Date: Wed, 9 Feb 2000 09:19:52 -0800 (PST) To: Geography Advising News
Subject: Geography majors & Strategic Planning msg from Dan Carnrite, your Undergraduate Geography Association President: I hope many of you can attend a free pizza party and town hall meeting from 12:30-2:00 on Wednesday, February 16, tentatively in Smith 409. The purpose of this gathering is for the Geography undergraduates to play a role in the department's strategic planning process by talking about what directions the department should be heading in over the next decade. This conversation is part of the campus-wide conversations President McCormick has asked the UW community to engage in this academic year, and is a great opportunity for you to say what's working in the department, what could be better, and what what new things to shoot for. Some other quick points: 1) Next week I'll send around some framing questions 2) if you can't attend the live session, there will be an e-mail or web-based way to get your ideas to the department 3) the UGA might want to consider some sort of priority list of ways to improve the undergraduate Geography majors' experience...just an idea to keep in the back of your minds Hope to see many of you on the 16th Thanks for your help and enthusiasm in this very important moment in the department's history. This is one of those rare times when undergraduates really can make a difference! Dan Carnrite, president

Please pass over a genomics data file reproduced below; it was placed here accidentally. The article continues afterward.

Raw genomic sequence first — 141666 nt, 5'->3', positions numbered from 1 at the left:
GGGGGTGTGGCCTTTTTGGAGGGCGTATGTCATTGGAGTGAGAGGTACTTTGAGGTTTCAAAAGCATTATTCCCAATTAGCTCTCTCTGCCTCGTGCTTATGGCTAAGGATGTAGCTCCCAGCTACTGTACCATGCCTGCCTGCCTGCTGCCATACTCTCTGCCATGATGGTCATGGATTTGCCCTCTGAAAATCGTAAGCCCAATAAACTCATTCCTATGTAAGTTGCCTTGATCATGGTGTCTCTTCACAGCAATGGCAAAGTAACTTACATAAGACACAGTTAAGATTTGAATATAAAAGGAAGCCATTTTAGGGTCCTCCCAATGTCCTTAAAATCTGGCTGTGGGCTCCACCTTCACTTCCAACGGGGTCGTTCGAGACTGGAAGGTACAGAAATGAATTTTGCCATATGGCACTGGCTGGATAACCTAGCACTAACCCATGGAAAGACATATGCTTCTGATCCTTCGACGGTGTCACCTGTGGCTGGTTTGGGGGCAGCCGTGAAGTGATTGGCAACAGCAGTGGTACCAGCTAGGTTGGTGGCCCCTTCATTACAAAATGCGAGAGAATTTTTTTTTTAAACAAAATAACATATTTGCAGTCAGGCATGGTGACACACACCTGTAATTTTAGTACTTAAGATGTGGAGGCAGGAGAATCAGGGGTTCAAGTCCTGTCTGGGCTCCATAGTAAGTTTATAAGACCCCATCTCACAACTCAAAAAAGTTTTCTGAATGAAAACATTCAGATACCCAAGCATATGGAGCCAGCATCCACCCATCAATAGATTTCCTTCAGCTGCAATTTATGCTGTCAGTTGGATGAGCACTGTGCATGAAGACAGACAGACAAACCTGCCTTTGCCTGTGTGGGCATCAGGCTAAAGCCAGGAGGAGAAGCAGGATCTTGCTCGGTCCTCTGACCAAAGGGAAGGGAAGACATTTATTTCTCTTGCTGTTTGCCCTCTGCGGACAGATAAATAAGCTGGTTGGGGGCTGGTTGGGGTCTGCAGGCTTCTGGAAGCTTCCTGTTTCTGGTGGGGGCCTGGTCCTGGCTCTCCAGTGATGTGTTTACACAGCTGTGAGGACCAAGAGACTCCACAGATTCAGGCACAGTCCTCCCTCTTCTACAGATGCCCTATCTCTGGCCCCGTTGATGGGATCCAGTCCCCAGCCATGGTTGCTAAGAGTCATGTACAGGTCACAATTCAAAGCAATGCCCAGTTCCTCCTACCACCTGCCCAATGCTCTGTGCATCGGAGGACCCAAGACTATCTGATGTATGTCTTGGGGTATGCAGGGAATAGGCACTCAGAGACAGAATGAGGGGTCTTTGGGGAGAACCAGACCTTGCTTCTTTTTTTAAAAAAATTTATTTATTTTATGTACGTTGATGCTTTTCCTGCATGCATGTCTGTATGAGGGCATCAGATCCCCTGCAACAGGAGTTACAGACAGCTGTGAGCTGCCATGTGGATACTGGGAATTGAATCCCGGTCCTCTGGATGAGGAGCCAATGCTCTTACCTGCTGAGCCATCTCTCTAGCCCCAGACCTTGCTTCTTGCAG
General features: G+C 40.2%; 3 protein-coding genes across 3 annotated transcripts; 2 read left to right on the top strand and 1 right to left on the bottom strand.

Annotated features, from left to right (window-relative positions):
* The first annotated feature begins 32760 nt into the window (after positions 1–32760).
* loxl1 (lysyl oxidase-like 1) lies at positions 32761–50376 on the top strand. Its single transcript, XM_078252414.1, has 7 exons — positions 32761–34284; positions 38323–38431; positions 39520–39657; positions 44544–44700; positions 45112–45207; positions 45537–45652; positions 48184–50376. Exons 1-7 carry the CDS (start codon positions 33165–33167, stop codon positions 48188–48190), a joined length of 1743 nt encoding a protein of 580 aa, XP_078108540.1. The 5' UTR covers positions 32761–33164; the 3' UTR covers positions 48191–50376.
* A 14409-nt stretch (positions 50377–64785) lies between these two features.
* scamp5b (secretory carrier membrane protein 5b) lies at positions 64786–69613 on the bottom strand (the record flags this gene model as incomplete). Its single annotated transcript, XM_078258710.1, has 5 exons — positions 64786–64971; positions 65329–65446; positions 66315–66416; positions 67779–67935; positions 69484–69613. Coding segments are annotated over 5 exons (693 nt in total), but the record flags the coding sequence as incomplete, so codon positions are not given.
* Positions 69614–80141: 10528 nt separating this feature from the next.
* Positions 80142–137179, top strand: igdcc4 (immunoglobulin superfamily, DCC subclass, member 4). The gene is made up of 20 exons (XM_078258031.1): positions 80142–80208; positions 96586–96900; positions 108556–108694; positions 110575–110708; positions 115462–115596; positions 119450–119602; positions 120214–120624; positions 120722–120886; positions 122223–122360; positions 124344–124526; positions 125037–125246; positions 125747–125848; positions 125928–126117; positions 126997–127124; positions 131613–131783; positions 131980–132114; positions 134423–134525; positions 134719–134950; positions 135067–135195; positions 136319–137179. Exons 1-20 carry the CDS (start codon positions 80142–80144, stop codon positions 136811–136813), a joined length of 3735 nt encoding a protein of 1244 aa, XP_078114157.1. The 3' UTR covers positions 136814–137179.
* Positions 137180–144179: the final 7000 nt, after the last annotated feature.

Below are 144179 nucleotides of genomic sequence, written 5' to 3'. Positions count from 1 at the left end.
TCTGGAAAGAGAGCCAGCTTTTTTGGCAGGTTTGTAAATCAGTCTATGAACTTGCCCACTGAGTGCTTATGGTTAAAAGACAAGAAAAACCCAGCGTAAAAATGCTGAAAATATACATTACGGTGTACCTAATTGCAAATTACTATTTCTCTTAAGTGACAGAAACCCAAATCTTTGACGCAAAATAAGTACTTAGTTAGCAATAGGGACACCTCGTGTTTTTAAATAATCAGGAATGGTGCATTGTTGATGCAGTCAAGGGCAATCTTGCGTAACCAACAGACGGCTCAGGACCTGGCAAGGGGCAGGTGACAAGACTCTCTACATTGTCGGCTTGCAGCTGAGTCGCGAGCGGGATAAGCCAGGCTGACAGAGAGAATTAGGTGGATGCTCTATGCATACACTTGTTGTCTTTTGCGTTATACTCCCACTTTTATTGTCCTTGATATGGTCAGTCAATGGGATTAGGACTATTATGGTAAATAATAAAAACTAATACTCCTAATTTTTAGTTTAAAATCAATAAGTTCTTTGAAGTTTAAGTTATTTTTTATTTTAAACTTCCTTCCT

Date: Wed, 9 Feb 2000 08:05:31 -0800 (Pacific Standard Time) From: Richard Roth
To: Jobs for Geographers Subject: Location analyst position Thompson Associates seems to always be recruiting location analysts. If you know some economic geography, and have skills at market analysis, demographic analysis, GIS, etc., check our job board outside Smith 415 for their announcement for their latest opening, located in the SF Bay Area. Forward resume to: Jim Swanson, Thomson Associates, 7567 Amador Valley Blvd., Suite 310, Dublin, CA 94568. Phone: (925) 556-7440. E-mail: firstname.lastname@example.org. Website: www.thompsonassociates.com =========================================================================== Richard Roth email@example.com Assistant to the Chair voice: 206.543.3246 Department of Geography fax: 206.543.3313 University of Washington Smith Hall, Room 415-B
Date: Wed, 2 Feb 2000 09:29:44 -0500 From: "Daly, Kelly"